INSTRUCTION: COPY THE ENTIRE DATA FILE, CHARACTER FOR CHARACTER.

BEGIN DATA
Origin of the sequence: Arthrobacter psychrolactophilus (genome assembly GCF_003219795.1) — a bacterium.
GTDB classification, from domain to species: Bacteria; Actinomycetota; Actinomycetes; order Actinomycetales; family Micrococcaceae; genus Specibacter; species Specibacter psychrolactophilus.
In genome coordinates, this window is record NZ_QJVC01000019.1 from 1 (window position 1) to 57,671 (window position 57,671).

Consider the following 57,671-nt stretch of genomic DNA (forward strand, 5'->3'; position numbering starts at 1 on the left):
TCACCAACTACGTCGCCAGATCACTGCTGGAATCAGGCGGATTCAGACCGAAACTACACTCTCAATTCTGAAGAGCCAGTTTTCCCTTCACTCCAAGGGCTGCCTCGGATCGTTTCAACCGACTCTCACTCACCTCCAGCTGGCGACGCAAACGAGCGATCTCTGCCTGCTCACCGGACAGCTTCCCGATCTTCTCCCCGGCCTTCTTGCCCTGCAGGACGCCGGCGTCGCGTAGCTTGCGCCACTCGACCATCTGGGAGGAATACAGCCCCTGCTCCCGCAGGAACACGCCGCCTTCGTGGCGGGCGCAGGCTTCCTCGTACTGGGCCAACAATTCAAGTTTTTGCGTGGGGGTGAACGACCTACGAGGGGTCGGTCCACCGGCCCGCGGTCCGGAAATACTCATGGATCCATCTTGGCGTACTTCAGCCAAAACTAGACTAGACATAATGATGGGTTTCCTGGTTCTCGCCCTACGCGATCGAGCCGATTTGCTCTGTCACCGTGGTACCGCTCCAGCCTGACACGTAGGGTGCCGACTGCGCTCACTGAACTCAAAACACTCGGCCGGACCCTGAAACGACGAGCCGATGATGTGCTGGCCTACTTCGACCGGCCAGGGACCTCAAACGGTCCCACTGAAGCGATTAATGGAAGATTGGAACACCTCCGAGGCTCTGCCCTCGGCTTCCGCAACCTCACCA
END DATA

Origin of the sequence: Arthrobacter psychrolactophilus (genome assembly GCF_003219795.1) — a bacterium.
GTDB classification, from domain to species: Bacteria; Actinomycetota; Actinomycetes; order Actinomycetales; family Micrococcaceae; genus Specibacter; species Specibacter psychrolactophilus.
In genome coordinates, this window is record NZ_QJVC01000019.1 from 1 (window position 1) to 57,671 (window position 57,671).

Consider the following 57,671-nt stretch of genomic DNA (forward strand, 5'->3'; position numbering starts at 1 on the left):
TCACCAACTACGTCGCCAGATCACTGCTGGAATCAGGCGGATTCAGACCGAAACTACACTCTCAATTCTGAAGAGCCAGTTTTCCCTTCACTCCAAGGGCTGCCTCGGATCGTTTCAACCGACTCTCACTCACCTCCAGCTGGCGACGCAAACGAGCGATCTCTGCCTGCTCACCGGACAGCTTCCCGATCTTCTCCCCGGCCTTCTTGCCCTGCAGGACGCCGGCGTCGCGTAGCTTGCGCCACTCGACCATCTGGGAGGAATACAGCCCCTGCTCCCGCAGGAACACGCCGCCTTCGTGGCGGGCGCAGGCTTCCTCGTACTGGGCCAACAATTCAAGTTTTTGCGTGGGGGTGAACGACCTACGAGGGGTCGGTCCACCGGCCCGCGGTCCGGAAATACTCATGGATCCATCTTGGCGTACTTCAGCCAAAACTAGACTAGACATAATGATGGGTTTCCTGGTTCTCGCCCTACGCGATCGAGCCGATTTGCTCTGTCACCGTGGTACCGCTCCAGCCTGACACGTAGGGTGCCGACTGCGCTCACTGAACTCAAAACACTCGGCCGGACCCTGAAACGACGAGCCGATGATGTGCTGGCCTACTTCGACCGGCCAGGGACCTCAAACGGTCCCACTGAAGCGATTAATGGAAGATTGGAACACCTCCGAGGCTCTGCCCTCGGCTTCCGCAACCTCACCA